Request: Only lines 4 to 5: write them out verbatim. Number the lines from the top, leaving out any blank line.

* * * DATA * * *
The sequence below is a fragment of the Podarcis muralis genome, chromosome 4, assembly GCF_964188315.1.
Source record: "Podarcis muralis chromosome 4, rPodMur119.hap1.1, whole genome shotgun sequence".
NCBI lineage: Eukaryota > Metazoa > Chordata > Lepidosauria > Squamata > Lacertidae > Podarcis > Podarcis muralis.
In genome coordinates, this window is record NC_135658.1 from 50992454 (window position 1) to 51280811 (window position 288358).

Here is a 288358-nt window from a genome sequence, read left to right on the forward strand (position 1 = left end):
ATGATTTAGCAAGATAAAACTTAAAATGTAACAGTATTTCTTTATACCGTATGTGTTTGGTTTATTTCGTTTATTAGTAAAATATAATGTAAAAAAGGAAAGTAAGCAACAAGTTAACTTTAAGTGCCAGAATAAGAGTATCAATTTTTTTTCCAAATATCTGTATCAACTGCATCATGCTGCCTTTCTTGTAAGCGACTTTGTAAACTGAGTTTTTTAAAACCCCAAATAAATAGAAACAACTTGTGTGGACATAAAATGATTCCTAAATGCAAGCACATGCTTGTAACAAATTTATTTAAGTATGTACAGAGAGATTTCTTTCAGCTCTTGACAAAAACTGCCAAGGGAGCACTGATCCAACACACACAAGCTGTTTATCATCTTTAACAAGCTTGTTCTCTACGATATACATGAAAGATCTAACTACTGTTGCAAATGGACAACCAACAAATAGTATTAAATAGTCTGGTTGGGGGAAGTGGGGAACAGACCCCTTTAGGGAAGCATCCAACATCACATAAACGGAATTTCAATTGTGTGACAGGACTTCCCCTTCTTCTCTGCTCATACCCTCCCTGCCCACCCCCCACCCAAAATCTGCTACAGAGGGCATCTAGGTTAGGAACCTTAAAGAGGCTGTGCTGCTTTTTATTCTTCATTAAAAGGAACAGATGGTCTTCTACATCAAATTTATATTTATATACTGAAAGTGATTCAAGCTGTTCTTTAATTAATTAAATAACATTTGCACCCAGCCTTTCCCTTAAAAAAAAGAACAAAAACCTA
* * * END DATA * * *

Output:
In genome coordinates, this window is record NC_135658.1 from 50992454 (window position 1) to 51280811 (window position 288358).

Here is a 288358-nt window from a genome sequence, read left to right on the forward strand (position 1 = left end):